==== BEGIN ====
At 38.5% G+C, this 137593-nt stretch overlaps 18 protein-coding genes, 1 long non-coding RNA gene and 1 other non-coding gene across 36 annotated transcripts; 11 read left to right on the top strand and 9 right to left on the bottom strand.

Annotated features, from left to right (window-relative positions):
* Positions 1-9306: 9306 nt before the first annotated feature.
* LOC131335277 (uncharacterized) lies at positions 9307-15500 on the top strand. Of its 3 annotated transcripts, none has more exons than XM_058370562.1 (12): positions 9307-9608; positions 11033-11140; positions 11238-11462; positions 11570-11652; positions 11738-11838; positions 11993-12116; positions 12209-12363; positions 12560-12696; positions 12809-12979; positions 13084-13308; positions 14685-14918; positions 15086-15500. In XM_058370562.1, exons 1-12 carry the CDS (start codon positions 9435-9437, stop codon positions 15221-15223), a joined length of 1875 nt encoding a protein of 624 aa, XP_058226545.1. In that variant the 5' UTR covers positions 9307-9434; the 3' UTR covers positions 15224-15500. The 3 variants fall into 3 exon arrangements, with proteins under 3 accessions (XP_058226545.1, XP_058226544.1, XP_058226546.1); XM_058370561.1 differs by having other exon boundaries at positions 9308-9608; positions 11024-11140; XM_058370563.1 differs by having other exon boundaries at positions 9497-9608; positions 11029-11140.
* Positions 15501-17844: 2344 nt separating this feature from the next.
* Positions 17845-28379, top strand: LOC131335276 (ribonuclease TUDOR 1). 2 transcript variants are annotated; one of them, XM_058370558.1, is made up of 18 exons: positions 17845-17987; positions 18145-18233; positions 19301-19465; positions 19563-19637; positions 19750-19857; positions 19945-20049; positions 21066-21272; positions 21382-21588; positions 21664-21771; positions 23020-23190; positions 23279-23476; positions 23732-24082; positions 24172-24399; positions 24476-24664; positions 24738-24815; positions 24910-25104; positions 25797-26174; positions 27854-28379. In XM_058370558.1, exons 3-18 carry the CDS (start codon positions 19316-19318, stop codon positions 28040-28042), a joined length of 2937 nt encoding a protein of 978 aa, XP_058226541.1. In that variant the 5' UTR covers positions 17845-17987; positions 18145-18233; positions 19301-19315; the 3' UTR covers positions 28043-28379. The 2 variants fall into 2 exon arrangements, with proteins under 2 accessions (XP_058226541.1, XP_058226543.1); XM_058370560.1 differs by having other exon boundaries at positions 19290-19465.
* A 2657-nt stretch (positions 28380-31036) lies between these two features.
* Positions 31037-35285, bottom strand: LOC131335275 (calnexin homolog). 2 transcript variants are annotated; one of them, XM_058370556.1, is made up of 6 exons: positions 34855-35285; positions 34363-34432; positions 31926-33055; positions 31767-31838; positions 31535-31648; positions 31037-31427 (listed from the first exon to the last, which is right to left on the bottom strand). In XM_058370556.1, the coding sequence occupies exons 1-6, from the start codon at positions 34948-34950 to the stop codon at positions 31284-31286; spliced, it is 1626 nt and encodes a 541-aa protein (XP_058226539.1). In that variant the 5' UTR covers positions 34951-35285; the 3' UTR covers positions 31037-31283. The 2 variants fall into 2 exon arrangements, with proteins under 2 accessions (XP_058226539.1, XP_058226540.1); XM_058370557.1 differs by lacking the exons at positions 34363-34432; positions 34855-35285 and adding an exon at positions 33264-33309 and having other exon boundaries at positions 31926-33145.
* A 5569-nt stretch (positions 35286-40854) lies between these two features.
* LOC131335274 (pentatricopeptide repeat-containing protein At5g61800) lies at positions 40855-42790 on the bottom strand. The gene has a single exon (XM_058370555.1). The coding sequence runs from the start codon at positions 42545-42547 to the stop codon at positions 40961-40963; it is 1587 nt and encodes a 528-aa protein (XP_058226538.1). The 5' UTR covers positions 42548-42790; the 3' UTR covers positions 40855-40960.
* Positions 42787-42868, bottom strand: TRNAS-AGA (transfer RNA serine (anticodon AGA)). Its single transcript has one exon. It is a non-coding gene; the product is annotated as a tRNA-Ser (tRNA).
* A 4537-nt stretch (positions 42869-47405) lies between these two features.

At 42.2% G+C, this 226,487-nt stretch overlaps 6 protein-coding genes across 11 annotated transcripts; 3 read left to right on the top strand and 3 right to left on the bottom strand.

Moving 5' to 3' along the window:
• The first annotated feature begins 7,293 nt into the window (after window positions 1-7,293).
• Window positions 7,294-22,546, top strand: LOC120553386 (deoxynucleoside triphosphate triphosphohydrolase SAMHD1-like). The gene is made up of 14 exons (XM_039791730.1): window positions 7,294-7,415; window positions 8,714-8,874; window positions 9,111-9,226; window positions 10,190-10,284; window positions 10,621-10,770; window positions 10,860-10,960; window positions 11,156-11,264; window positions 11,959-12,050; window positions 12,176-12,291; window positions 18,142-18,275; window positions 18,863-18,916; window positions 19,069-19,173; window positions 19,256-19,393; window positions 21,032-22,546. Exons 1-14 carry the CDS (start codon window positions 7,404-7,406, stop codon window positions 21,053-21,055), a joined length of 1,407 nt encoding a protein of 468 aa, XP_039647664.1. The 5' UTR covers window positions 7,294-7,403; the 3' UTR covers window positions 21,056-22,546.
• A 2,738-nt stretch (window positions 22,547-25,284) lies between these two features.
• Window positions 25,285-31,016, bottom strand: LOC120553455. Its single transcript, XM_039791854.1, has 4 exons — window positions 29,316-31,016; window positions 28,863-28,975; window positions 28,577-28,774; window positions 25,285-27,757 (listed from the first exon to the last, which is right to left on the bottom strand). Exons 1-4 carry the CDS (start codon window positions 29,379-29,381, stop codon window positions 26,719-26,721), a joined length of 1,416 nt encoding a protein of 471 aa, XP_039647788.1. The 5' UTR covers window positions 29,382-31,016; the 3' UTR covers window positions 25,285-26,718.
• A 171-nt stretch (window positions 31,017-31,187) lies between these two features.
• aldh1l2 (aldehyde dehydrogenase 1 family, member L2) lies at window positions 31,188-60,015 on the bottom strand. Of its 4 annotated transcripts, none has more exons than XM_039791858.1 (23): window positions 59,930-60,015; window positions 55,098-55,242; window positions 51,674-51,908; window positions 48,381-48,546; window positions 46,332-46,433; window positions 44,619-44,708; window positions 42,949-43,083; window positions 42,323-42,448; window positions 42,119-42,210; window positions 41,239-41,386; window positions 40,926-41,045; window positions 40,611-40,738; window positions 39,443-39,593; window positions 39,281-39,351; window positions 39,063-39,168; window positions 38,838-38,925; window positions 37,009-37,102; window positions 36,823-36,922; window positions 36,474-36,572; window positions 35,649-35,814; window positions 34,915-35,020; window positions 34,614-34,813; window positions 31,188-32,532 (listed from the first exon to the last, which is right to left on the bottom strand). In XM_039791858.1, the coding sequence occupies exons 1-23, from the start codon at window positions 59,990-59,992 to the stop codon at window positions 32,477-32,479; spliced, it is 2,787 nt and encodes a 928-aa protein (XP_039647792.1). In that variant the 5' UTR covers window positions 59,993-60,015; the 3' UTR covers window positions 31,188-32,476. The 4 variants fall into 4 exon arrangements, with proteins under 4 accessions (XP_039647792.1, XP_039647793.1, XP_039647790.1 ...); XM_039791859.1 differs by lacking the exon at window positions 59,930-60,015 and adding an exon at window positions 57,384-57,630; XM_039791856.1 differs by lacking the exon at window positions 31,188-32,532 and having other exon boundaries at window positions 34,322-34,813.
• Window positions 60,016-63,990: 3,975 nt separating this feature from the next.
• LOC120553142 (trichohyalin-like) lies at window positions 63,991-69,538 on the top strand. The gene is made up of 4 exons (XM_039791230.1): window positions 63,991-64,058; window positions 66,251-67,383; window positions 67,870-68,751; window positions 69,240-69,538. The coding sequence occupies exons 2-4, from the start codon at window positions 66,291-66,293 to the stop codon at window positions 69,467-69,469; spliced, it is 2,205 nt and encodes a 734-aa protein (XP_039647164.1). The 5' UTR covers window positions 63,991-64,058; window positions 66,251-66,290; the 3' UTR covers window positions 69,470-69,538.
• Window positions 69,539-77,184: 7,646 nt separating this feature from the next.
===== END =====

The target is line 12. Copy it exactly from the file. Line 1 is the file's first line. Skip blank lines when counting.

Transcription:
* A 4537-nt stretch (positions 42869-47405) lies between these two features.